This book is definitely written to a Christian audience, and I would encourage all who claim the name of Jesus to read this book. I would also hope that Muslims read and add their insight, as well. And for people who have no specific religious or spiritual identification, I would ask that you read it so that you can see one person’s story of what it means to love like Jesus.

Hearing the Daughters of God

Today at the Pepperdine Bible Lectures, I heard Nadia Bolz-Weber speak. Nadia attended Pepperdine, though she doesn’t remember any of it. She describes herself as being “a drug-addled 18 year old.” In his introduction, her father stated she was never a student here; although he did have to still write checks to the institution.

Bolz-Weber has detailed her life in her first book Pastrix. She talks about leaving her Church of Christ upbringing and eventually finding her faith blossom and grow in the Lutheran Church. In fact, she currently pastors a church, House For All Sinners and Saints, in Denver, CO. She is a recovering alcoholic. She is fairly covered in tattoos. She says “shit” and “asshole” in her preaching and writing. A lot!

And she knows God’s grace better than most people I know.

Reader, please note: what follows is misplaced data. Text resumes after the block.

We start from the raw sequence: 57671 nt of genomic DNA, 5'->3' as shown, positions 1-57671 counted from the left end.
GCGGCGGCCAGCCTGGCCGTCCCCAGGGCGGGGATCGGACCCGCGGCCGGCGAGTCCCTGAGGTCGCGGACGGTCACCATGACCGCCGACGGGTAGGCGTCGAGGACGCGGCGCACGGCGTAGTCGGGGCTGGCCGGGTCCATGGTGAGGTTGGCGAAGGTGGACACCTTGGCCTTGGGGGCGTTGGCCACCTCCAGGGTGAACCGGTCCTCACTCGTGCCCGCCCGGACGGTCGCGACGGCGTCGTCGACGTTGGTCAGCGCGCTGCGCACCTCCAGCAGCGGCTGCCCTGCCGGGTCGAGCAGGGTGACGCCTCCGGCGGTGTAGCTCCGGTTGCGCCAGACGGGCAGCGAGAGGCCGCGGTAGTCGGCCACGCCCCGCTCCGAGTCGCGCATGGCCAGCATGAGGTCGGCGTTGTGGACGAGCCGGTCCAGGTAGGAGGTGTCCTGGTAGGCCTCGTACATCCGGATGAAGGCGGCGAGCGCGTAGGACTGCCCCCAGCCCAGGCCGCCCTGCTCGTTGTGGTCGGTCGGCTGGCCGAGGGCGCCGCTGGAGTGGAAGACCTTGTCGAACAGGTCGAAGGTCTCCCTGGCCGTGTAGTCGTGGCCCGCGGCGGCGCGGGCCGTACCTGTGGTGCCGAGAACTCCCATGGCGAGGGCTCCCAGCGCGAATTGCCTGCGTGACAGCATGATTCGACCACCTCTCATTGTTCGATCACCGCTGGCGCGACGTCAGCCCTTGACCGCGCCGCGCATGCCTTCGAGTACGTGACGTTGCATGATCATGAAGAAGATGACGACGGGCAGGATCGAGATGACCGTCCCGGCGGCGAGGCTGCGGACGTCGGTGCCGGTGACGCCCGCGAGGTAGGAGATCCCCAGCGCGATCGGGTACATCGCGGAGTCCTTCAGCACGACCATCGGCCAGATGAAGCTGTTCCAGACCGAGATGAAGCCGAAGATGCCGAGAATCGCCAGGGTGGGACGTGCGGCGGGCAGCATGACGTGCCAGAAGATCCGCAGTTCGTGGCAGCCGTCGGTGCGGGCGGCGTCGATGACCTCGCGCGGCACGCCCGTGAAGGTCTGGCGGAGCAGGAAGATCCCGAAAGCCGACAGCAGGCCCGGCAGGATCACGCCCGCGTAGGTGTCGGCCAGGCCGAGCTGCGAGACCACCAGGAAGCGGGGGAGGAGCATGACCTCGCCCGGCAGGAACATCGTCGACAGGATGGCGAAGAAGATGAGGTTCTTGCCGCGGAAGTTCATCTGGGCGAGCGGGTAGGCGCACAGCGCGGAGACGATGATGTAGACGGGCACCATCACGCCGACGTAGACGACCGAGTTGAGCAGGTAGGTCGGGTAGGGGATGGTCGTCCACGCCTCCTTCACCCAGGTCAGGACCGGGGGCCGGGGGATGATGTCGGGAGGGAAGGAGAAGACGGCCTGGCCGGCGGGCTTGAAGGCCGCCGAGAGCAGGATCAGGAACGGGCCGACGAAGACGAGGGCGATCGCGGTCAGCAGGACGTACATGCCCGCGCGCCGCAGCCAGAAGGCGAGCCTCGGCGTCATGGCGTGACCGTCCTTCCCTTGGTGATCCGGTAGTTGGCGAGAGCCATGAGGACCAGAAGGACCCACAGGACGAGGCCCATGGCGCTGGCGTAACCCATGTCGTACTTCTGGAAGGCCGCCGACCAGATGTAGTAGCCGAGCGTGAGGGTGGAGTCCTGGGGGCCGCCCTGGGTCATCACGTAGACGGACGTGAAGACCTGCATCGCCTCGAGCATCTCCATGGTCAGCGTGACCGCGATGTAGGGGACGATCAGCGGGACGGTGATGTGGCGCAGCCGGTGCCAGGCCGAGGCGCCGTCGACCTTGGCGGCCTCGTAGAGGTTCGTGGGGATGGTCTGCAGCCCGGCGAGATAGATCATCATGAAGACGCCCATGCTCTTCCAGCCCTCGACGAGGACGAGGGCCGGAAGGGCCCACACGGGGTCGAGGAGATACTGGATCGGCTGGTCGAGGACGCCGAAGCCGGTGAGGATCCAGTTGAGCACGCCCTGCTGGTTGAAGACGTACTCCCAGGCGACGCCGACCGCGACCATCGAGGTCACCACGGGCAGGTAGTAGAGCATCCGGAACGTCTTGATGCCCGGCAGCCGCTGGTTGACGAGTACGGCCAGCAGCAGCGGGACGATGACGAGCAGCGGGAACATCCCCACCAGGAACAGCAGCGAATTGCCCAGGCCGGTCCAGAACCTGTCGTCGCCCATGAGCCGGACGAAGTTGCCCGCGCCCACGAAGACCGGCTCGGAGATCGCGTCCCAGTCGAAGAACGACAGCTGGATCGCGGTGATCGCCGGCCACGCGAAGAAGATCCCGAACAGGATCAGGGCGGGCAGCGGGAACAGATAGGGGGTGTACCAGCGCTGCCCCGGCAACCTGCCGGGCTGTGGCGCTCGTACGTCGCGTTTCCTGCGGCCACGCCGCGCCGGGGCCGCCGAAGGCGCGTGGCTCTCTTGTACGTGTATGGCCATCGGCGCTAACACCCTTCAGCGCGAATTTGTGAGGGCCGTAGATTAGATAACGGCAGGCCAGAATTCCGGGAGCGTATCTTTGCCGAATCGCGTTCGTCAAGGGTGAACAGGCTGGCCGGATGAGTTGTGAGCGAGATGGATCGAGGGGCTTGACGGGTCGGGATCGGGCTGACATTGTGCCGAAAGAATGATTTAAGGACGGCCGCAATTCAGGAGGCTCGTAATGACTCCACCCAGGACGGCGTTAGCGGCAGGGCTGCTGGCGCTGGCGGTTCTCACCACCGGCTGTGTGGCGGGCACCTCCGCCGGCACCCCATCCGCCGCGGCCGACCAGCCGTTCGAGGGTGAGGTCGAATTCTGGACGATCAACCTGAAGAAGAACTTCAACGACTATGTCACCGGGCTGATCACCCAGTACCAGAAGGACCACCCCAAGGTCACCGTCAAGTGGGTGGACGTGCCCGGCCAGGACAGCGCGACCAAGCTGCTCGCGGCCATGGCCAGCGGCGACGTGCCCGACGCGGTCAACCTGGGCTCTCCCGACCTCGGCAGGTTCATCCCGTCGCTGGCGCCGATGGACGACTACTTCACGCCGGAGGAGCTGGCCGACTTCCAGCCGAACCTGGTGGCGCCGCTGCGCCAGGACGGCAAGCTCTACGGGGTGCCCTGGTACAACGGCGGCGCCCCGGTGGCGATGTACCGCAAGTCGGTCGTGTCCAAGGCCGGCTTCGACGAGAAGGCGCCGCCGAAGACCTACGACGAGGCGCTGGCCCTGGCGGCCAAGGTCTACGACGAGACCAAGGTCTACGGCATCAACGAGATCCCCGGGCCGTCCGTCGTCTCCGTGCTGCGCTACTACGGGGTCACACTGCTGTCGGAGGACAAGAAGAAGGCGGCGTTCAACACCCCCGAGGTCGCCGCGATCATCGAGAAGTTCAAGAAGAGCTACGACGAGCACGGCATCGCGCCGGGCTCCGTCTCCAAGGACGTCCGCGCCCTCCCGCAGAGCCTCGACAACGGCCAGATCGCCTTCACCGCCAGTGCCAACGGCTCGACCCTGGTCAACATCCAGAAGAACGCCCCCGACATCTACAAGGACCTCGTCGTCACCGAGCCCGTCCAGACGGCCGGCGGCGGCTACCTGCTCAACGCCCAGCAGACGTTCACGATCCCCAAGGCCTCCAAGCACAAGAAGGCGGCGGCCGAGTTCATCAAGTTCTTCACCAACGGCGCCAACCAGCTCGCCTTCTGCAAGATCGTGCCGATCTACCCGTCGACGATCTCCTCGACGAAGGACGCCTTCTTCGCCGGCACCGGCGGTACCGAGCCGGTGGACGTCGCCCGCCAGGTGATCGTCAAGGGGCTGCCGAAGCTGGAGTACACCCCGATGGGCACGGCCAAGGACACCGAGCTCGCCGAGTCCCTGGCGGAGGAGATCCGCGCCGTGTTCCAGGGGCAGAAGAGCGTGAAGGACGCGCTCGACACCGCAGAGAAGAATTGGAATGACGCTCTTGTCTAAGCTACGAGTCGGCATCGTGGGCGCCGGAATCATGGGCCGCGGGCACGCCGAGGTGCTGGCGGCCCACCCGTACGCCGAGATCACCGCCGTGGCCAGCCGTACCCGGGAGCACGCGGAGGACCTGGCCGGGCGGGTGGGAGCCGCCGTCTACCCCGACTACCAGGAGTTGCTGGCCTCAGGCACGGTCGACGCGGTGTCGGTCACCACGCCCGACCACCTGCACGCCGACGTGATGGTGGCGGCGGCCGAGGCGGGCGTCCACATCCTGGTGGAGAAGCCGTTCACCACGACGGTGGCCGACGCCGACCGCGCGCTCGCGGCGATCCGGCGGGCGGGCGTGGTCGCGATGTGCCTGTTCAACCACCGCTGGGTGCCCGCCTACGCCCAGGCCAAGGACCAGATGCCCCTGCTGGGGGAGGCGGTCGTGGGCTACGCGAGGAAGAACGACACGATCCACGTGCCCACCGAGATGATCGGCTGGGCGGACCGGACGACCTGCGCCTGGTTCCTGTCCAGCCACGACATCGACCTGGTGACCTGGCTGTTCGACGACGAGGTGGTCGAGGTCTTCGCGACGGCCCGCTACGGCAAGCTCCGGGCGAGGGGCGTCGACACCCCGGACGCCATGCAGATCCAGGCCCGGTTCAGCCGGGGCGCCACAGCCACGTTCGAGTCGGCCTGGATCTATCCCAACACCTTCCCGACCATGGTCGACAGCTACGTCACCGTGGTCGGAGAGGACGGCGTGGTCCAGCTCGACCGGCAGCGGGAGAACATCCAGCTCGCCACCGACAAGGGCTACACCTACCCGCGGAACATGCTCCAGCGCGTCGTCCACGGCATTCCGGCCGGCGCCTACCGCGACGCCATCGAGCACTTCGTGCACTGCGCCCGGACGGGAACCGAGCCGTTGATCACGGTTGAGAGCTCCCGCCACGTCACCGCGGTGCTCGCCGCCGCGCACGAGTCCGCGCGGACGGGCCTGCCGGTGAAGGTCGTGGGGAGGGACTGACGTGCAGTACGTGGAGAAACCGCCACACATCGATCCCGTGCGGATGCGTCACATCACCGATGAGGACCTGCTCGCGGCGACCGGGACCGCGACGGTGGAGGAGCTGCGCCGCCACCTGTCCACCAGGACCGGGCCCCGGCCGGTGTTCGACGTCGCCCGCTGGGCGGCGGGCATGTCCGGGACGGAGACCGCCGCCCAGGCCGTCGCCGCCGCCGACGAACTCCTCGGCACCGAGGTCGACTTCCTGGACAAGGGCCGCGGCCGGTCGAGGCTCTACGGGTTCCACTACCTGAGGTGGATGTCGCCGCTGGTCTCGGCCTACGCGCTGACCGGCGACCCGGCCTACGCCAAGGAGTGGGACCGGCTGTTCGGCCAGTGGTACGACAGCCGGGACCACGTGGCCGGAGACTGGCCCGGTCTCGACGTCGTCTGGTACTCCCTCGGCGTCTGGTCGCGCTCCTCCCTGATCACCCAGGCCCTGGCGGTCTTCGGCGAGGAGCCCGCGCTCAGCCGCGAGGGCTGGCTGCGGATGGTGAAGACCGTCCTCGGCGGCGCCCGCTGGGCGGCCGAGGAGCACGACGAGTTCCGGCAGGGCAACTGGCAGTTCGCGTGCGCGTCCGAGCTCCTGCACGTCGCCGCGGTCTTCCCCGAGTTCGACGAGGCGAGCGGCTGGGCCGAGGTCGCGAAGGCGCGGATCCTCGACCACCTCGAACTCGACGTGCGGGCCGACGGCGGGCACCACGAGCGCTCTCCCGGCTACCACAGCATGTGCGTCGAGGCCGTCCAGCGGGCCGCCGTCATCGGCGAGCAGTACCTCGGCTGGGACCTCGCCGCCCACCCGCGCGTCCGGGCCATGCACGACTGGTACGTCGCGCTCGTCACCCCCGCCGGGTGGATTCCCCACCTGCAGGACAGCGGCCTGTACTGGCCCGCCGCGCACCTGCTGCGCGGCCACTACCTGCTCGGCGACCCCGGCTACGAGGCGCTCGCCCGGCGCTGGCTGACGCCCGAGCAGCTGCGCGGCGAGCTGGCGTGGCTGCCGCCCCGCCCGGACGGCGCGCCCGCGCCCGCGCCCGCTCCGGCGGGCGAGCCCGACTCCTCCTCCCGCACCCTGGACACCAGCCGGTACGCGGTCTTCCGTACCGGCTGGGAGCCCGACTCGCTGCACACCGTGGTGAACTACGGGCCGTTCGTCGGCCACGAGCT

She is vulnerable. She is humble. She is relentless in her love of all of God’s people. Even the ones she doesn’t like very much. Her honesty is both disarming and intimidating. Disarming because when anyone is willing to share their crap you get to know them as a human being. Intimidating because when anyone is willing to share their crap you have to ask why you won’t share your own.

Nadia asked a difficult question today: Why do Christians hide from the truth so much when Jesus said it is the thing that will set us free?

We need to learn more about God’s grace. We need to remind ourselves continually that the Law does not save; God’s grace does.

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Sara Barton spoke as one of the keynote preachers today. She is the chaplain at Pepperdine after having taught at Rochester College in Michigan and before that serving as a missionary in Uganda. Her life, it seems, has been spent centered around church and ministry. She is a bold speaker willing to meddle in things that too many preachers shy away from.

What a blessing it was to hear a middle-class, white woman proclaim that black lives matter.